Updated:
May 27, 2020

This is a challenging issue.  The Legal Services Society states that if you and your child are required to self-isolate, the courts are likely to agree that the child should stay with you until your period of self-isolation is over. Otherwise, you must follow the court order. 

It is best if you and your co-parent work out an agreement during this time. There are free mediation and coaching services through LSS. Legal aid and duty counsel are currently available by phone only. The courts are currently only taking urgent application by phone, including urgent matters regarding parenting time. 

For more information, and for help with your family law matter, go to the Parenting Q & A on the BC Family Law website or see Family Justice Services COVID-19 Legal Questions. Hannah DeJong, a family lawyer with Boughton Law, created COVID-19 Family Law Resources (BC), which includes general information and resources.The federal government has also provided Parenting during COVID-19 resources. 

This video discusses parenting time issues during COVID-19: COVID-19 and Family.

Updated:
May 27, 2020

Agreements and court orders relating to child and spousal support continue to apply. The terms of an agreement or order are not automatically changed or paused because of the current Coronavirus situation. If someone stops or reduces support payments, the amount owing will accrue as arrears until the agreement or the court order is changed. 

Under normal circumstances, if you lost your job you could simply apply to the courts to vary your support order. Currently, however, the courts are only accepting urgent applications and they may not consider temporary support orders urgent. The best thing to do is to try to work out a temporary agreement with the other party. The federal government has also provided Parenting during COVID-19 resources.

If you cannot agree on your own, you can enlist the help of mediators or other professionals who can help you come to a temporary agreement. Mediate BC has a new program for people dealing with conflict resulting from quarantine or isolation. Family Justice Services will continue to provide a full range of services to citizens through telephone and other virtual service options until further notice. Services include dispute resolution. See the Family Law LSS Q & A -Support for more information and for more resources.

If you are registered with FMEP you are still responsible for making payments. If you can no longer make full payments it is important that you contact your case manager as soon as possible. You can do so by signing into your web account and sending a web message. See FMEP’s March 19, 2020 notice for more information.

Updated:
May 27, 2020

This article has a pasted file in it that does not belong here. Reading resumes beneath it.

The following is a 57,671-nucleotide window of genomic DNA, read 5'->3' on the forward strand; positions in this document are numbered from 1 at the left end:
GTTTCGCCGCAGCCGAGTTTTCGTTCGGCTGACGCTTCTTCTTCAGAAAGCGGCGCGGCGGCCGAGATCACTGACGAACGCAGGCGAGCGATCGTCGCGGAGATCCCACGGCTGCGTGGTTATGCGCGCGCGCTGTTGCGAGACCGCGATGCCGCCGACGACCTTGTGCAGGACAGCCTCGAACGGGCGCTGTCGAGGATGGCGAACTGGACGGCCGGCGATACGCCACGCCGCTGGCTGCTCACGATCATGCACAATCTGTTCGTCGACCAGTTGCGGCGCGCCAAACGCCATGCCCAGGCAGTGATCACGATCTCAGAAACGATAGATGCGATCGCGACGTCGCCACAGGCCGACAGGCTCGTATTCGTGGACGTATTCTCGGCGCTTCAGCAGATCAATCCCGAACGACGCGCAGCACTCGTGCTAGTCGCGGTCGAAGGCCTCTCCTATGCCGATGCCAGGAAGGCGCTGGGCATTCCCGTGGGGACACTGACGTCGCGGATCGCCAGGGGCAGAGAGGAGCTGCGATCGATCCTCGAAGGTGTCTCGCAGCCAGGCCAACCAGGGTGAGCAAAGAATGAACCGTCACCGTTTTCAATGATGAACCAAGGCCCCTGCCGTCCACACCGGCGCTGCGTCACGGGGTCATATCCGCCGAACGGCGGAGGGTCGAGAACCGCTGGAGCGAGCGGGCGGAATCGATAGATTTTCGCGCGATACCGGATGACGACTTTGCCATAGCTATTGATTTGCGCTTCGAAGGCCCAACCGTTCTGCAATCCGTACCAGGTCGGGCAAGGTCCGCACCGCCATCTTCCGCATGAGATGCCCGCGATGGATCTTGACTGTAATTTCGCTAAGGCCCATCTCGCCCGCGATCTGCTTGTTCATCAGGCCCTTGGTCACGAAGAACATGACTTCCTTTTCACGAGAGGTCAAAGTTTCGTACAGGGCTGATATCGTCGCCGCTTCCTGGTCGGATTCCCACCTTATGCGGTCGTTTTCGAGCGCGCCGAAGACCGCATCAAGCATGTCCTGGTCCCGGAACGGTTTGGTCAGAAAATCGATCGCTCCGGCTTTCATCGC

Right now, courts are only hearing matters they consider to be urgent. However  the BC Provincial Court is working on expanding the types of matters that can be heard while ensuring that public health is protected. As part of their COVID-19 recovery plan, BC Provincial Court has begun moving forward by:

  • holding mandatory pre-trial conferences for most adult and youth criminal trials and preliminary inquiries, as well as for family and small claims trials;
  • making telephone sentencing hearings available for some non-urgent, out-of-custody matters; and
  • resuming family and small claims case conferences.

It is always best if you and the other party can work out the issue on your own. If that is not possible, there are professionals who can help you work out the issues. 

Mediate BC has a new program for people dealing with conflict resulting from quarantine or isolation. 

Family Justice Services will continue to provide a full range of services to citizens through telephone and other virtual service options until further notice. Services include dispute resolution. 

If you cannot agree and the matter is urgent, you can apply to the Provincial Court to have your matter heard by phone. A judge will first determine whether your matter is urgent and then your application will be heard by phone. For more information, see the Provincial Court’s Notice to the Profession and Public for guidance on how to make the application. See the Family Law BC website for family law resources and help during the COVID-19 Coronavirus crisis.

Updated:
May 27, 2020

If you or your children are in immediate danger, call 911, or call your community police. You can also call VictimLink BC at 1-800-563-0808. You can search BC Housing for a list of shelters near you. Battered Women Support Services is still operating during the crisis and can talk to you by phone (604-687-1867 or toll-free at 1-855-687-1868), text (604-652-1867) or email (intake@bwss.org) to provide emotional support and help you make safety plans. 

Legal Aid and Duty Counsel are still available by phone. You can find their contact information and other family law resources here.

The Provincial Court and Supreme Court will still hear urgent applications, particularly where the application involves personal safety. See the Provincial Court’s Notice to the Professions and Public and the Supreme Court’s  Notice to the Professions and Public for instructions on how to make an urgent application. Click here for all BC Supreme Court updates.